Protein folding problem solved?

David G. Rhodes rhodes at MODEL.PHR.UTEXAS.EDU
Mon Jun 12 08:52:26 EST 1995

On Jun 10,  2:48pm, Simon Brocklehurst (Bioc) wrote:
> > Given that the crystal is a somewhat artificial environment,
>   Sorry, can't let you get away with saying that - too many people
> will believe what you're saying.  Crystal structures of proteins are,
> for the most part, excellent models for the structure in solution.

Yes - but _why_ is it OK...As one who has, over time, "converted" from
the first point of view to the second, allow me to throw in my $0.02:

While small molecules have extensive contact with nearest neighbors
relative to their size (i.e. large intermolecular interaction compared
to intramolecular interaction) proteins have extensive intramolecular
stabilization, and relatively small intermolecular contacts.  While I
would expect (in general) to see some distortion of the structure at
these contacts (which may be propagated through the structure in some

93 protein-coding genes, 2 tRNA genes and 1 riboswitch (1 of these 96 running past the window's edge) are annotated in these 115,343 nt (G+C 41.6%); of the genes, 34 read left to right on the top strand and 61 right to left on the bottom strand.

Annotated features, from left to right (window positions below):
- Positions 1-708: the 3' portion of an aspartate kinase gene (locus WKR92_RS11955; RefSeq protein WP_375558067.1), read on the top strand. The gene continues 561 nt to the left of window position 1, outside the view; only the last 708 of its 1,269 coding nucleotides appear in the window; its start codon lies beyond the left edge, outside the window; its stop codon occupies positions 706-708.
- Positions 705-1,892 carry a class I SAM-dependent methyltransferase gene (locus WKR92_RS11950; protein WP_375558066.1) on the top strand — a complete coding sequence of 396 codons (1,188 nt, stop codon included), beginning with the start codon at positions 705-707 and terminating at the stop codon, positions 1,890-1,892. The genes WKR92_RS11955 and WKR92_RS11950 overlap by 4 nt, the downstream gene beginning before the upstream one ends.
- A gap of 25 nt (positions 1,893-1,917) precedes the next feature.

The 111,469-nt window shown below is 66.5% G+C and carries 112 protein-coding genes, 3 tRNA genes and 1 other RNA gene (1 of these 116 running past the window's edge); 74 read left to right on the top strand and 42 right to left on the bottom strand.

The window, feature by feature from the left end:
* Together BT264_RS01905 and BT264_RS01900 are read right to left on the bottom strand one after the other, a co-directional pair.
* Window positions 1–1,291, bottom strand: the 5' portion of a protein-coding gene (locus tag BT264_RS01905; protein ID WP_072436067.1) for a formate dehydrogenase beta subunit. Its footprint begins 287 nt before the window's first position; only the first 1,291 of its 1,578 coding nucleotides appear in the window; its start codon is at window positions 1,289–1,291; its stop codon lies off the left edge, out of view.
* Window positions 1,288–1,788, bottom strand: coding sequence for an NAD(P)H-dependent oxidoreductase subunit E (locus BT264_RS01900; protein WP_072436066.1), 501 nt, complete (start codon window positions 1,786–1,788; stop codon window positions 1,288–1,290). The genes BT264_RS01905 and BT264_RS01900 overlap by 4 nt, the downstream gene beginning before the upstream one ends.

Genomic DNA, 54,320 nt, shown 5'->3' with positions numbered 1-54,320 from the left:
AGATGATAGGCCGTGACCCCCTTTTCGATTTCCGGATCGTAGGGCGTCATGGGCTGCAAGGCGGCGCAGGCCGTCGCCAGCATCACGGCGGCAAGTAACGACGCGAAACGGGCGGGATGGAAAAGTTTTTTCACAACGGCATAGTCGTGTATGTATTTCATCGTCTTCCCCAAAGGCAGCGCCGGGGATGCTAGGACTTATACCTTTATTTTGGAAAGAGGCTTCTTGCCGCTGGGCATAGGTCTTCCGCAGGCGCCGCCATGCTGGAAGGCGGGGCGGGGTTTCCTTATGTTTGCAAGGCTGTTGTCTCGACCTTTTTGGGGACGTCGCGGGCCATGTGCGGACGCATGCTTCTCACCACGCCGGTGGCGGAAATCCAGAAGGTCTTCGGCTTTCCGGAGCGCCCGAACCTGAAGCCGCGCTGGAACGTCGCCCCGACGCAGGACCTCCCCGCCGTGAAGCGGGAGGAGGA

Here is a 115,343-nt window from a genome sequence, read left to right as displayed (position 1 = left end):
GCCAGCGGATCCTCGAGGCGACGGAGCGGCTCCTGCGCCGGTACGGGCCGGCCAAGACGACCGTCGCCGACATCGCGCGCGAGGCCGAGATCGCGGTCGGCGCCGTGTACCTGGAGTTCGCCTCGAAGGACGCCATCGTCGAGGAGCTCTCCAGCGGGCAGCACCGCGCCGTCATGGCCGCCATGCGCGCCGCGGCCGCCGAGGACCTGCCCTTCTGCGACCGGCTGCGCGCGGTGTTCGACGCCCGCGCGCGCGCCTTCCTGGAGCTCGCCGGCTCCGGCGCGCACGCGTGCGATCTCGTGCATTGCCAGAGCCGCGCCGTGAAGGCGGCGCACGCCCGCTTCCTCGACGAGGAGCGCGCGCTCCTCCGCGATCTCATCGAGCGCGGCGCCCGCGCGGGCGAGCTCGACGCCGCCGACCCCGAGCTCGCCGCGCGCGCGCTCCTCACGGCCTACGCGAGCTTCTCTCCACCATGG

cases), the stable interactions that maintain the higher order structure
of the molecule serve to stabilize this conformation against "packing
forces" that can easily distort smaller moelcules.

((Caveat - no, I'm not a protein crystallographer, just opinionated.))

_____________________________________ O==O _______________________________
| David G. Rhodes                   | O==O | RHODES at MODEL.PHR.UTEXAS.EDU |
| Pharmaceutics Division            | O==O |                             |
| College of Pharmacy               | O==O | Phone: (512)471-4681        |
| The University of Texas at Austin | O==O | Fax:   (512)471-7474        |
| Austin, TX   78712-1074           | O==O |                        }:)  |
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